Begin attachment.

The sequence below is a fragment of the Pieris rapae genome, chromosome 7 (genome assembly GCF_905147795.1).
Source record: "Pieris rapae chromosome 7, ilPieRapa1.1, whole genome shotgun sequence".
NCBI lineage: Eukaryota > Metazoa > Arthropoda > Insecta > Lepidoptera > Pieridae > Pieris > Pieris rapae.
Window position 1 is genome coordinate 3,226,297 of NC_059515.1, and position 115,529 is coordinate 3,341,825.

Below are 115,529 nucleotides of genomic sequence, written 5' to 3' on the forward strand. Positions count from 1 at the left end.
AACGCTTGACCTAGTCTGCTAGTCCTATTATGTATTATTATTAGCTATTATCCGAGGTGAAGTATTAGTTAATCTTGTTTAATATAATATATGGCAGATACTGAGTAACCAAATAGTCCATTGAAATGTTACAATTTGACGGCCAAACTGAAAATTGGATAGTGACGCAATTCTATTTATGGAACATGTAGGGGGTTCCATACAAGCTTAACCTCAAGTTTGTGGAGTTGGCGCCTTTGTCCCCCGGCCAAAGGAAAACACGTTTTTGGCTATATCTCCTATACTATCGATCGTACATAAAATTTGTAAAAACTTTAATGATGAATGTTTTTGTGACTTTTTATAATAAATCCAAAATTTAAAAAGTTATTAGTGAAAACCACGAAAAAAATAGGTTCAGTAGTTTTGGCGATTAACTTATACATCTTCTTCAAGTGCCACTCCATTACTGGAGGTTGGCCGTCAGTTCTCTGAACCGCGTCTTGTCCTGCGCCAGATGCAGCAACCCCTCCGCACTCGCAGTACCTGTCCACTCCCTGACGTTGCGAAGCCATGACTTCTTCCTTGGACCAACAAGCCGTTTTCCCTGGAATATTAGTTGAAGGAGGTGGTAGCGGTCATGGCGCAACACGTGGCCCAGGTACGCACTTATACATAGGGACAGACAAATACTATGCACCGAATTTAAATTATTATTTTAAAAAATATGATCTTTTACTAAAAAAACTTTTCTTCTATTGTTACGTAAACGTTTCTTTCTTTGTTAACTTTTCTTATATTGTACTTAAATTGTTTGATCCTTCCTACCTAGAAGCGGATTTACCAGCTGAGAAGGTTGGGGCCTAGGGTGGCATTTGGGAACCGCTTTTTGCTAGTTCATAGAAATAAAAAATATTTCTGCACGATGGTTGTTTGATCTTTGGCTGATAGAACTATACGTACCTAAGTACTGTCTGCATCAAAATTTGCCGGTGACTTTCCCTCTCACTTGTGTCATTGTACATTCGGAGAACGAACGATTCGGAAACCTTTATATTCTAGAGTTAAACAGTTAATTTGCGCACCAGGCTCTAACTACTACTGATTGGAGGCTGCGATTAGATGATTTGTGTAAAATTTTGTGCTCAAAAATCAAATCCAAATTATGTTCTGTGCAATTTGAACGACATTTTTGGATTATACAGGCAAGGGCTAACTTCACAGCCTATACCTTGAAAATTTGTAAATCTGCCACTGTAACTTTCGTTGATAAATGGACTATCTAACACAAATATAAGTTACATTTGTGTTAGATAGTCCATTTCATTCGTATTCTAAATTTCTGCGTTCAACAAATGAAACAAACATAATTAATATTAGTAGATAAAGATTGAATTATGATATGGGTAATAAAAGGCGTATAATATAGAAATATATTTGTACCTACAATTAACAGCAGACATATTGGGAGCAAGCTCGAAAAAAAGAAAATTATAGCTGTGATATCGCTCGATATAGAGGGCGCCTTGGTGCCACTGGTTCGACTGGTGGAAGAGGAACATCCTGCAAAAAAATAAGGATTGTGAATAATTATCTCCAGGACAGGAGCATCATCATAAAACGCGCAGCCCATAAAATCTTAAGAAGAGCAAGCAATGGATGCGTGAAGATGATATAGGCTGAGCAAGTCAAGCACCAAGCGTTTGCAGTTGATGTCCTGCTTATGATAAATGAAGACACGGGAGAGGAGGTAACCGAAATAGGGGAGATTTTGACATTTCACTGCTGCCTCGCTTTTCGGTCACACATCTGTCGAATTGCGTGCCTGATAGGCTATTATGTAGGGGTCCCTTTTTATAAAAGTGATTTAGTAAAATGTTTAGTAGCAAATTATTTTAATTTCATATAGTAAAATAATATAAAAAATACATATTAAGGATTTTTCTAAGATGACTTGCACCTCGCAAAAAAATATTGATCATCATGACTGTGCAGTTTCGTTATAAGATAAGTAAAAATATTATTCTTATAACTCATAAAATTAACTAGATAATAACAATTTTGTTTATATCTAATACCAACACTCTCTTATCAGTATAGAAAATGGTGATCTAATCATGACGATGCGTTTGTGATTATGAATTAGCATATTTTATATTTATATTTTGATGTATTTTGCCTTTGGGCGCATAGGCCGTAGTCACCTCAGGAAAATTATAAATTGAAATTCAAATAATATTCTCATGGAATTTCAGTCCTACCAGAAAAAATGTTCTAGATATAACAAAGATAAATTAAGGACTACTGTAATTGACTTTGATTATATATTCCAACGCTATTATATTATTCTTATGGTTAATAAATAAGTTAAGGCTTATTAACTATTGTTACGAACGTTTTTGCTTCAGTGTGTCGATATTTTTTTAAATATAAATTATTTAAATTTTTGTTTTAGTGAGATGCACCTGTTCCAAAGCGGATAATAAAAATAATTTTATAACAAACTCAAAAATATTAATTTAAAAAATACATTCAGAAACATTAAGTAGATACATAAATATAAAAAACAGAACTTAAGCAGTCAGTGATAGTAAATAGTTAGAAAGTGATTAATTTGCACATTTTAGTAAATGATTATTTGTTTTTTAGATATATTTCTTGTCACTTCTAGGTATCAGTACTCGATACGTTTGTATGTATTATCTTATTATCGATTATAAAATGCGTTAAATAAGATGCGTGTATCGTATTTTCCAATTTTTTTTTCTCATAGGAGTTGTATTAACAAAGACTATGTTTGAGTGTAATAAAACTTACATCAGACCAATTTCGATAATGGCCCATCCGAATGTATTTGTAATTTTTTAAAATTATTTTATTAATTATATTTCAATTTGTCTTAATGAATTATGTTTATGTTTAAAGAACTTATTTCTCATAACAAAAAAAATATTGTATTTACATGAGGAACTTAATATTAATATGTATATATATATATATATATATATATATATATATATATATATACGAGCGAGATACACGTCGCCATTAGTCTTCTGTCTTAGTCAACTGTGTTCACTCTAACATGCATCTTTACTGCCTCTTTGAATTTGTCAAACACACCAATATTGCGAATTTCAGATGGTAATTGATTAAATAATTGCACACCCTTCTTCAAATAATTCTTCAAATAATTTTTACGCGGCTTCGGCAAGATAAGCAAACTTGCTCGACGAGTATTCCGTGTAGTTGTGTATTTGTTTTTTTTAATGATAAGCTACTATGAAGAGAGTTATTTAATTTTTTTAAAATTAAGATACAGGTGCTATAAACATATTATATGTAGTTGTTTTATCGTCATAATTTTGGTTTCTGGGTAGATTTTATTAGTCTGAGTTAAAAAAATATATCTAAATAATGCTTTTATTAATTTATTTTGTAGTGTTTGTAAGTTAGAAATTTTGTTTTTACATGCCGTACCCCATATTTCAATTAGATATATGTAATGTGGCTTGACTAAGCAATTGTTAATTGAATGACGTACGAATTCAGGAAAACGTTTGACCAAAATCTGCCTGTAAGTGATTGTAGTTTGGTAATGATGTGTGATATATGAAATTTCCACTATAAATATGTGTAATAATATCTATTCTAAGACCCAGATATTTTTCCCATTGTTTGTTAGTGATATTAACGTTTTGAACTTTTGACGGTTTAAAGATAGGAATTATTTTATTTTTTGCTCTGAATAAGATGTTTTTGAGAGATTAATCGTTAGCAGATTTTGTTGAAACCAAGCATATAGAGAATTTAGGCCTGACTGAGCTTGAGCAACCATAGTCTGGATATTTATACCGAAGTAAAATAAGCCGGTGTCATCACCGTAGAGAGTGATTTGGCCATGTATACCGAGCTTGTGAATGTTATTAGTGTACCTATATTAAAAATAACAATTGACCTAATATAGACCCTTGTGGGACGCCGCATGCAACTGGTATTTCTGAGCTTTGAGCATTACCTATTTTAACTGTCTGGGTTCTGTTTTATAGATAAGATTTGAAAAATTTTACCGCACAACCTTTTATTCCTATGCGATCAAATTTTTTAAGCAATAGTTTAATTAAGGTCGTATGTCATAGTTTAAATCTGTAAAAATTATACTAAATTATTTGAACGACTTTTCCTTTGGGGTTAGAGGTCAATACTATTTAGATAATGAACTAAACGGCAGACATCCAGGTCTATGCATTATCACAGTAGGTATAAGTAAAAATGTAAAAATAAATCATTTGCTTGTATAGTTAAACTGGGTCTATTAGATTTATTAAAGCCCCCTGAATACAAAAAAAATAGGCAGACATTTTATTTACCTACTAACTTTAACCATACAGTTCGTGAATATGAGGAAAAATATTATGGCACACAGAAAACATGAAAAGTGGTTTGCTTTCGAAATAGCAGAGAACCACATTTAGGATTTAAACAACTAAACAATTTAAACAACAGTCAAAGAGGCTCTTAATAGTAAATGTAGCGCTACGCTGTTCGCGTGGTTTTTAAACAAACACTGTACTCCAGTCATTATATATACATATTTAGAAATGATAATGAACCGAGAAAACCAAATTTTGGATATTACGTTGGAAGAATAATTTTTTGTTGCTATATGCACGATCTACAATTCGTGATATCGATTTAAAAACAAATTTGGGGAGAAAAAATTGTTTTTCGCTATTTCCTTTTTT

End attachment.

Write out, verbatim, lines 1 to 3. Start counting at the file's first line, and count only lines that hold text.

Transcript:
The sequence below is a fragment of the Pieris rapae genome, chromosome 7 (genome assembly GCF_905147795.1).
Source record: "Pieris rapae chromosome 7, ilPieRapa1.1, whole genome shotgun sequence".
NCBI lineage: Eukaryota > Metazoa > Arthropoda > Insecta > Lepidoptera > Pieridae > Pieris > Pieris rapae.